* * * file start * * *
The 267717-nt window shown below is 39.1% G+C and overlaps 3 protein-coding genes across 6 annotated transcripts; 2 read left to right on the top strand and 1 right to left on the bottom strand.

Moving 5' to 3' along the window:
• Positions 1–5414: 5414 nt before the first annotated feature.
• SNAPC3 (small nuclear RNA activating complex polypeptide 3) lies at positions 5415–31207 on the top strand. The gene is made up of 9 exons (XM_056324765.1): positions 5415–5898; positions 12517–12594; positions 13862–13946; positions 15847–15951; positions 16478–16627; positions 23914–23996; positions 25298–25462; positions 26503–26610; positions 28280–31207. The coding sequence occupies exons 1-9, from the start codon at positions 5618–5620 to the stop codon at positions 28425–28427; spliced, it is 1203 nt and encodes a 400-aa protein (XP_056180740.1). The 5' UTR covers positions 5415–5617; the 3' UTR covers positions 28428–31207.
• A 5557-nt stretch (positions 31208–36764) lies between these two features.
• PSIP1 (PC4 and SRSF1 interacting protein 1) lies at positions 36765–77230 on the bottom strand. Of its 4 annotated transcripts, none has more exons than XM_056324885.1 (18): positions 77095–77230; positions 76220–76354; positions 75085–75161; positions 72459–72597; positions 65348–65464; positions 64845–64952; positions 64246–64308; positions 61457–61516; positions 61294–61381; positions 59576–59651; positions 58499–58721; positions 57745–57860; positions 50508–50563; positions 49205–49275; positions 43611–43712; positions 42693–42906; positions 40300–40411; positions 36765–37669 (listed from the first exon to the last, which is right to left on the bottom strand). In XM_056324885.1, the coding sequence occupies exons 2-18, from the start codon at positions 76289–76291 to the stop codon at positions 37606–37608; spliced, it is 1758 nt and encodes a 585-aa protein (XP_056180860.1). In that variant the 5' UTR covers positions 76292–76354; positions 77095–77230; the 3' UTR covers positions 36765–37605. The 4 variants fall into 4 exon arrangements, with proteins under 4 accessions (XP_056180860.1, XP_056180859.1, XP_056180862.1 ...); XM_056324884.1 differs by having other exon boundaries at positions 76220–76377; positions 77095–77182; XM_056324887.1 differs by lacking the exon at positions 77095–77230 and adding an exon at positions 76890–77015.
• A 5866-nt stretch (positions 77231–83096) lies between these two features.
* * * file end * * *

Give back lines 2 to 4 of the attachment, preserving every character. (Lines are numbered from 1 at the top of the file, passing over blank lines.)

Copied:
Moving 5' to 3' along the window:
• Positions 1–5414: 5414 nt before the first annotated feature.
• SNAPC3 (small nuclear RNA activating complex polypeptide 3) lies at positions 5415–31207 on the top strand. The gene is made up of 9 exons (XM_056324765.1): positions 5415–5898; positions 12517–12594; positions 13862–13946; positions 15847–15951; positions 16478–16627; positions 23914–23996; positions 25298–25462; positions 26503–26610; positions 28280–31207. The coding sequence occupies exons 1-9, from the start codon at positions 5618–5620 to the stop codon at positions 28425–28427; spliced, it is 1203 nt and encodes a 400-aa protein (XP_056180740.1). The 5' UTR covers positions 5415–5617; the 3' UTR covers positions 28428–31207.